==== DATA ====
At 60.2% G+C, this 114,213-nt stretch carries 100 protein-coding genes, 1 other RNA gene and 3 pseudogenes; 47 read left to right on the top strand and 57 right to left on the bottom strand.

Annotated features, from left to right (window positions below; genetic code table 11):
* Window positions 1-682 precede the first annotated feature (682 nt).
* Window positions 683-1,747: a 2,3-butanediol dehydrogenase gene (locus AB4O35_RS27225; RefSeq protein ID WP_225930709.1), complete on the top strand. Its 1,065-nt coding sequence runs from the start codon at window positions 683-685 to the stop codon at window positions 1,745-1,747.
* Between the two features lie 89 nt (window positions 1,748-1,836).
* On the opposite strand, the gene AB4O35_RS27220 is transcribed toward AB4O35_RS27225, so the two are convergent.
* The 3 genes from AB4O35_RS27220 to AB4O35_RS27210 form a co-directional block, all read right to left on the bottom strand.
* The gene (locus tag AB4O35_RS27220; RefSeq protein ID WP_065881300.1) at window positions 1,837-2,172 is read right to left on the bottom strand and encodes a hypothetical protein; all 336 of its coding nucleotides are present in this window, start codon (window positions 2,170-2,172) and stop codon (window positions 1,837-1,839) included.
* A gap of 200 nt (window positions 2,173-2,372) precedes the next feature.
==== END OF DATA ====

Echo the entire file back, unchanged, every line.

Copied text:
At 60.2% G+C, this 114,213-nt stretch carries 100 protein-coding genes, 1 other RNA gene and 3 pseudogenes; 47 read left to right on the top strand and 57 right to left on the bottom strand.

Annotated features, from left to right (window positions below; genetic code table 11):
* Window positions 1-682 precede the first annotated feature (682 nt).
* Window positions 683-1,747: a 2,3-butanediol dehydrogenase gene (locus AB4O35_RS27225; RefSeq protein ID WP_225930709.1), complete on the top strand. Its 1,065-nt coding sequence runs from the start codon at window positions 683-685 to the stop codon at window positions 1,745-1,747.
* Between the two features lie 89 nt (window positions 1,748-1,836).
* On the opposite strand, the gene AB4O35_RS27220 is transcribed toward AB4O35_RS27225, so the two are convergent.
* The 3 genes from AB4O35_RS27220 to AB4O35_RS27210 form a co-directional block, all read right to left on the bottom strand.
* The gene (locus tag AB4O35_RS27220; RefSeq protein ID WP_065881300.1) at window positions 1,837-2,172 is read right to left on the bottom strand and encodes a hypothetical protein; all 336 of its coding nucleotides are present in this window, start codon (window positions 2,170-2,172) and stop codon (window positions 1,837-1,839) included.
* A gap of 200 nt (window positions 2,173-2,372) precedes the next feature.